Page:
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The Market Made Me Do It: Health Insurance That Disappears When You Need It
Health Net, one of California's largest health insurers, saved $35.5 million in medical expenditures for people that needed life-saving care. They did it the easy way - they just stopped paying; ejecting the sick from their health plans.
Health Net says that they are just catching fraud. The law allows insurers to deny covering people with pre-existing conditions and Health Net claims that those they cut off - in some cases cancer patients in the middle of critical treatment - are simply those that failed to disclose their conditions when enrolling in their system. It almost makes you want to give them the benefit of the doubt, since of course it's really the competitive system they have to live within. It's not their fault that the rules and laws allow discrimination and segregation of the sick. You know "the market made me do it."
Never mind that the health insurance industry has consistently fought to allow the pre-existing condition exclusion in the law. The insurers are well heeled and potent political players and have so-far succeeded. For example, California health insurers spent more than $1 million in lobbying in just the first 90 days of 2004. Health Net alone spent $2.7 million in Federal campaign contributions and Federal lobbying expenses between 1997 and 2004.
On one level, the insurers are right. The current system, regardless of their role in keeping it that way, allows for (and may even depend on) such criminal denial of care to those that need it most. It's straight-up American-style health rationing -- you don't get care if you can't afford to pay or if you're too sick and expensive to cover. It makes you wonder just how many more than the 47 million uninsured that currently have insurance are really underinsured (i.e. not covered for what they need most) or provisionally insured (i.e. insured until they need it.)
But the benefit of the doubt evaporates and becomes outraged blame with the discovery that Health Net set cancellation goals and was giving bonuses to staff based on the number of people whose policies were revoked. One Health Net analyst was given more than $20,000 in bonuses by revoking over 1600 insurance policies and saving millions for the insurer. Never mind the irony of a health care company that rewards the denial of needed medical services. That's the market working in health care -sell insurance plans and collect premiums until the policy holder gets cancer, has a heart attack, or any other expensive disease.
American economic ideology today is dominated by new kinds of religious fundamentalists. Not those that believe in a supreme being, but those that profess religious, almost fanatical, belief in the unregulated "market" as the ultimate provider of all things good. "Supply and demand" is the supreme directive. Profitability and stock prices are the alter that determines virtue or sin.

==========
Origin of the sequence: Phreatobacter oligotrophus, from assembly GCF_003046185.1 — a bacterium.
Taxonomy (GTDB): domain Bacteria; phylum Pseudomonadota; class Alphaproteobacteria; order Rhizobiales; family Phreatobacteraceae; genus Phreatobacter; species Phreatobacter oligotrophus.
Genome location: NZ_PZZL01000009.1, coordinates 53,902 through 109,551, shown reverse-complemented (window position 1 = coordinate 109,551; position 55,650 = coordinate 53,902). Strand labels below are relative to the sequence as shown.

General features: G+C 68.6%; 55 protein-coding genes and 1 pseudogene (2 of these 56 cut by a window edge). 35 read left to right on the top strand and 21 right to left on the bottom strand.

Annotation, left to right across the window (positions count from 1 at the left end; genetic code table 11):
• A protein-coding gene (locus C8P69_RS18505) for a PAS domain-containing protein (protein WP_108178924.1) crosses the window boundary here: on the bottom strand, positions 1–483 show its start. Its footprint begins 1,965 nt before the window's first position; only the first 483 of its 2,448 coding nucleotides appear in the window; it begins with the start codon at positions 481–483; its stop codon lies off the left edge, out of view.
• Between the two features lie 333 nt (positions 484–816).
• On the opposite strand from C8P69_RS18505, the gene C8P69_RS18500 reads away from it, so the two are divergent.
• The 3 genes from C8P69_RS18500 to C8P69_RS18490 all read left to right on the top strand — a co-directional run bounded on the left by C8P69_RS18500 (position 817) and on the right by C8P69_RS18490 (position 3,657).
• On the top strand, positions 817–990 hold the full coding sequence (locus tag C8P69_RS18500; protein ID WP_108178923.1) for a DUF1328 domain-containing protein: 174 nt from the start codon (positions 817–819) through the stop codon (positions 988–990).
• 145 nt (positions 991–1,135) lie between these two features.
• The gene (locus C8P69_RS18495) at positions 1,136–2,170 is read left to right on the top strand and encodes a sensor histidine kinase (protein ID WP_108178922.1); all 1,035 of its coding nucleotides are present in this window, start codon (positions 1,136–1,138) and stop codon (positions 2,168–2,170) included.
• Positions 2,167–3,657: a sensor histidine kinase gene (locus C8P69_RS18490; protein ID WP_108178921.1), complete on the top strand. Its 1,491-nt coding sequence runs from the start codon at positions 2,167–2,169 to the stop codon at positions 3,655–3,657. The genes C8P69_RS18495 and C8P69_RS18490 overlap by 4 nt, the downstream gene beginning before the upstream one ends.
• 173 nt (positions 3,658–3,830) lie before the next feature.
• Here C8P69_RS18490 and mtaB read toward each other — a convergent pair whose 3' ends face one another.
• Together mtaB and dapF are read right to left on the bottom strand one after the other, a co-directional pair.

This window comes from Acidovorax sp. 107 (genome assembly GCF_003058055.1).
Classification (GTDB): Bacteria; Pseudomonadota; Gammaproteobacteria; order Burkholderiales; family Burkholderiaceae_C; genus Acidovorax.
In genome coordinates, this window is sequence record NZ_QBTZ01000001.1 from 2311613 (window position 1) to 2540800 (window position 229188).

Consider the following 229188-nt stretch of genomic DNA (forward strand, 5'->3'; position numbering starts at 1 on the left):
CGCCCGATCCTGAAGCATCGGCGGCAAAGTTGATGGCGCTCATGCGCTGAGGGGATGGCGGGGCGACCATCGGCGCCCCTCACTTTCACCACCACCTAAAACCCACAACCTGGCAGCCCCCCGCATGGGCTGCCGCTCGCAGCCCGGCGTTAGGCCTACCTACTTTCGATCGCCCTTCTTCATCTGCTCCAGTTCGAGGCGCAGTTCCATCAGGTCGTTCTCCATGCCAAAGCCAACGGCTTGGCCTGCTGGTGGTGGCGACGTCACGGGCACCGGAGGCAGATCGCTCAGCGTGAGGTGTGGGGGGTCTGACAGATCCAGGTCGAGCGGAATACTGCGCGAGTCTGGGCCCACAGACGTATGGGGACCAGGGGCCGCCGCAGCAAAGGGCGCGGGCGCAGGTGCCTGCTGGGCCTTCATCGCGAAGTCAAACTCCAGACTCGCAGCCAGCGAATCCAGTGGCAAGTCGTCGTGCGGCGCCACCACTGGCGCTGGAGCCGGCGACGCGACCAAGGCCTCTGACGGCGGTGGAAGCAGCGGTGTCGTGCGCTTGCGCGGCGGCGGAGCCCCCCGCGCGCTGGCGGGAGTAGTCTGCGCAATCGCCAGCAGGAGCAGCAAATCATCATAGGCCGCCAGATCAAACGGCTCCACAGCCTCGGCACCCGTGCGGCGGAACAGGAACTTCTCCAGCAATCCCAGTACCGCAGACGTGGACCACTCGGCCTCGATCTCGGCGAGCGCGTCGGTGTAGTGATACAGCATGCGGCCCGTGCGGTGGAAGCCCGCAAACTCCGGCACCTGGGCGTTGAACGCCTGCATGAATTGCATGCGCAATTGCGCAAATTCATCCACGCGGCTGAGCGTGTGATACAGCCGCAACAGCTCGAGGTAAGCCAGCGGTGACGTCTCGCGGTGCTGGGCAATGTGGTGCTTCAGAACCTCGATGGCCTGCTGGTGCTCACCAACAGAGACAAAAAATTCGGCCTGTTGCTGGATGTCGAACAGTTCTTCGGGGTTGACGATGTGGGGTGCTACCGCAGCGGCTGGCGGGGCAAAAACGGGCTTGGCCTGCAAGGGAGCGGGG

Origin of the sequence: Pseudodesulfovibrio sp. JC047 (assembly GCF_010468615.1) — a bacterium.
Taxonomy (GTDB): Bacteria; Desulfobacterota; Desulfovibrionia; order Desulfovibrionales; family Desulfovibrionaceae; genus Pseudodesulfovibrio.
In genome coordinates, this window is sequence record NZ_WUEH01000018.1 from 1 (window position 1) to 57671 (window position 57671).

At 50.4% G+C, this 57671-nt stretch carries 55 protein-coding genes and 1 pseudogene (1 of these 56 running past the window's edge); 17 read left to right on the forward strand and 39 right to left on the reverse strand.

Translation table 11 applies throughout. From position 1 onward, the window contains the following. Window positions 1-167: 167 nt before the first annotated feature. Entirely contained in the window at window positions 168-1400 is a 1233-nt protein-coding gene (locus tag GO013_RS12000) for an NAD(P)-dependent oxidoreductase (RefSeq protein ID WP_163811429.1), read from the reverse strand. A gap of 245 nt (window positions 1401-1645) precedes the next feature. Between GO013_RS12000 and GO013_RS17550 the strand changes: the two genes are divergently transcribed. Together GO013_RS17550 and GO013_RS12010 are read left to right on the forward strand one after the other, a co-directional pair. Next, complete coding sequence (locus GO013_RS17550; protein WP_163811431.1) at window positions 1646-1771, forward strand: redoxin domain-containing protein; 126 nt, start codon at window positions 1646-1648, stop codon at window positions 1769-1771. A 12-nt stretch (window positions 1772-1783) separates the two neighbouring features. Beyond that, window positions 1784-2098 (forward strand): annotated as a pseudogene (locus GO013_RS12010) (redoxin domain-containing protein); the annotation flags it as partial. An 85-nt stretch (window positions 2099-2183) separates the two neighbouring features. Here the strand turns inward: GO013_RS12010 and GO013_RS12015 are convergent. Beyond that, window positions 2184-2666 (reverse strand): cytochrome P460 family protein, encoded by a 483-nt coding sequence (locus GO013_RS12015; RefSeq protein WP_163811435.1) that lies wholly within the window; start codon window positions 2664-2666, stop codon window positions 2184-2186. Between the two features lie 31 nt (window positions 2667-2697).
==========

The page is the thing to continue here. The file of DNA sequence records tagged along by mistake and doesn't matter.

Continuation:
And they promote so-called "market mechanisms" as the only way to ensure high quality outcomes. "Market mechanism" is the benign-sounding term that implies that only financial gain and competition produce the outcomes we want. In this case, 'market mechanism' is just another term for the perverse financial incentives Health Net used to make sure their "cancellation department" was squeezing every unprofitable policy holder out of the system. And, in pure market terms the sick are just an unrecoverable cost for which there are only two responses - heal the patient or eject the patient. The "Market" says heal if it's cheap enough and eject if cuts into the bottom line.
This isn't an indictment of all markets - they can bring new-fangled cell phones to consumers, give people choices about what kinds of clothing to buy and helps encourage producers to innovate and continually improve service and sometimes keep prices in check.
There are simply areas in which the market stunningly fails to live up to the pronouncements of the "market fundamentalists." The unregulated market is simply unable to provide public goods that require universal, equal access.
Health care presents the classic case where the market fails and where we need other mechanisms to meet our public needs. America's market based system of health care relies on people to have enough money (individually or through their job) to pay for insurance. Only Medicare, a primarily tax-financed system takes ability to pay out of the equation and gives every American over 65 equal access to medical care. The result for those under 65 years of age: 47 million uninsured, millions more underinsured and if Health Net's revocation bonuses become the norm, then millions more with health care that disappears when you need it.
Donald Cohen is the Executive Director of the Center on Policy Initiatives (www.onlinecpi.org) a San Diego-based research and policy center. Cohen has over 25 years of experience in campaigns and organizations dedicated to economic justice, healthcare reform, education reform, environmental protection, and international human rights.